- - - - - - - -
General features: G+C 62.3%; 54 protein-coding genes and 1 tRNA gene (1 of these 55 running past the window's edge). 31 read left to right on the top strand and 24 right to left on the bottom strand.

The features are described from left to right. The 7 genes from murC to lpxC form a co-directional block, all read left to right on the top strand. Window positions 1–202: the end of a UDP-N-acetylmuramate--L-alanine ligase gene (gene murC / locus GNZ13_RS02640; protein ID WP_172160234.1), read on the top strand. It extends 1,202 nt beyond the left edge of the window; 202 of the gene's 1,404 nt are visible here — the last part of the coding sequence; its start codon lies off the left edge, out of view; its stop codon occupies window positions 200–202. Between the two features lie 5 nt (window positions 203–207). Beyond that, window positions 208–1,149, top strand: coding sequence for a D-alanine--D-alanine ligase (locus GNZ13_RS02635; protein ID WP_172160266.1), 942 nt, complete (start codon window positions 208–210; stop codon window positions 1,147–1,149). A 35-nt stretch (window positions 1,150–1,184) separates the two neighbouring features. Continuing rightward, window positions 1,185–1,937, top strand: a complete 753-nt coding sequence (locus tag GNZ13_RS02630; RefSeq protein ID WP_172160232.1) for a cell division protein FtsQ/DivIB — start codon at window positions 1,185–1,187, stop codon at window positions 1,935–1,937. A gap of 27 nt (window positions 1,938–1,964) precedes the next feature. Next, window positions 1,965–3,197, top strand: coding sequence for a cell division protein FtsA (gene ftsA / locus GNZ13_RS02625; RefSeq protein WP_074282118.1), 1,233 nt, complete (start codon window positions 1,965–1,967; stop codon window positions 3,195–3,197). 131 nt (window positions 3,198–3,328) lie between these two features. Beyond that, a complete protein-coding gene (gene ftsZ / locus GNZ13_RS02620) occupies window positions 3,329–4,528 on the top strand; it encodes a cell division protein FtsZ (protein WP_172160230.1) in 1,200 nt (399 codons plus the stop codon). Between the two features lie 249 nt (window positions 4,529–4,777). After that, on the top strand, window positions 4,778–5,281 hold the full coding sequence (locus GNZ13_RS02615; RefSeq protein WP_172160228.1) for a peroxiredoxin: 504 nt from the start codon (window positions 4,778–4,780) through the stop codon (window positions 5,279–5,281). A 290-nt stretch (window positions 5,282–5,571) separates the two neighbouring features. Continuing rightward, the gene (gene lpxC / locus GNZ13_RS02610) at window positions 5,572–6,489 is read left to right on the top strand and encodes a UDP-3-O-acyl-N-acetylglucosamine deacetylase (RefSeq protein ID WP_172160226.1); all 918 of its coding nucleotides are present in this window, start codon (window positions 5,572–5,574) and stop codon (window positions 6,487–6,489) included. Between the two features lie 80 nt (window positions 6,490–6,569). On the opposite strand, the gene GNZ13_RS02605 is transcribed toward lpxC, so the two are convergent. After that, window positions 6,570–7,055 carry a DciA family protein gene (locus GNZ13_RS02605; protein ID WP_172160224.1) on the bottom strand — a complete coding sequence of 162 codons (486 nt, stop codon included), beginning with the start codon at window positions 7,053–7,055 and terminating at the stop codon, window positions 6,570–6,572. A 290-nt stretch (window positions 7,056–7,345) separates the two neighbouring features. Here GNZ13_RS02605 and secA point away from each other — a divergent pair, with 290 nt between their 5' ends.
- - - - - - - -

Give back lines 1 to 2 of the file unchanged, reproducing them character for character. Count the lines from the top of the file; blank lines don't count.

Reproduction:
General features: G+C 62.3%; 54 protein-coding genes and 1 tRNA gene (1 of these 55 running past the window's edge). 31 read left to right on the top strand and 24 right to left on the bottom strand.

The features are described from left to right. The 7 genes from murC to lpxC form a co-directional block, all read left to right on the top strand. Window positions 1–202: the end of a UDP-N-acetylmuramate--L-alanine ligase gene (gene murC / locus GNZ13_RS02640; protein ID WP_172160234.1), read on the top strand. It extends 1,202 nt beyond the left edge of the window; 202 of the gene's 1,404 nt are visible here — the last part of the coding sequence; its start codon lies off the left edge, out of view; its stop codon occupies window positions 200–202. Between the two features lie 5 nt (window positions 203–207). Beyond that, window positions 208–1,149, top strand: coding sequence for a D-alanine--D-alanine ligase (locus GNZ13_RS02635; protein ID WP_172160266.1), 942 nt, complete (start codon window positions 208–210; stop codon window positions 1,147–1,149). A 35-nt stretch (window positions 1,150–1,184) separates the two neighbouring features. Continuing rightward, window positions 1,185–1,937, top strand: a complete 753-nt coding sequence (locus tag GNZ13_RS02630; RefSeq protein ID WP_172160232.1) for a cell division protein FtsQ/DivIB — start codon at window positions 1,185–1,187, stop codon at window positions 1,935–1,937. A gap of 27 nt (window positions 1,938–1,964) precedes the next feature. Next, window positions 1,965–3,197, top strand: coding sequence for a cell division protein FtsA (gene ftsA / locus GNZ13_RS02625; RefSeq protein WP_074282118.1), 1,233 nt, complete (start codon window positions 1,965–1,967; stop codon window positions 3,195–3,197). 131 nt (window positions 3,198–3,328) lie between these two features. Beyond that, a complete protein-coding gene (gene ftsZ / locus GNZ13_RS02620) occupies window positions 3,329–4,528 on the top strand; it encodes a cell division protein FtsZ (protein WP_172160230.1) in 1,200 nt (399 codons plus the stop codon). Between the two features lie 249 nt (window positions 4,529–4,777). After that, on the top strand, window positions 4,778–5,281 hold the full coding sequence (locus GNZ13_RS02615; RefSeq protein WP_172160228.1) for a peroxiredoxin: 504 nt from the start codon (window positions 4,778–4,780) through the stop codon (window positions 5,279–5,281). A 290-nt stretch (window positions 5,282–5,571) separates the two neighbouring features. Continuing rightward, the gene (gene lpxC / locus GNZ13_RS02610) at window positions 5,572–6,489 is read left to right on the top strand and encodes a UDP-3-O-acyl-N-acetylglucosamine deacetylase (RefSeq protein ID WP_172160226.1); all 918 of its coding nucleotides are present in this window, start codon (window positions 5,572–5,574) and stop codon (window positions 6,487–6,489) included. Between the two features lie 80 nt (window positions 6,490–6,569). On the opposite strand, the gene GNZ13_RS02605 is transcribed toward lpxC, so the two are convergent. After that, window positions 6,570–7,055 carry a DciA family protein gene (locus GNZ13_RS02605; protein ID WP_172160224.1) on the bottom strand — a complete coding sequence of 162 codons (486 nt, stop codon included), beginning with the start codon at window positions 7,053–7,055 and terminating at the stop codon, window positions 6,570–6,572. A 290-nt stretch (window positions 7,056–7,345) separates the two neighbouring features. Here GNZ13_RS02605 and secA point away from each other — a divergent pair, with 290 nt between their 5' ends.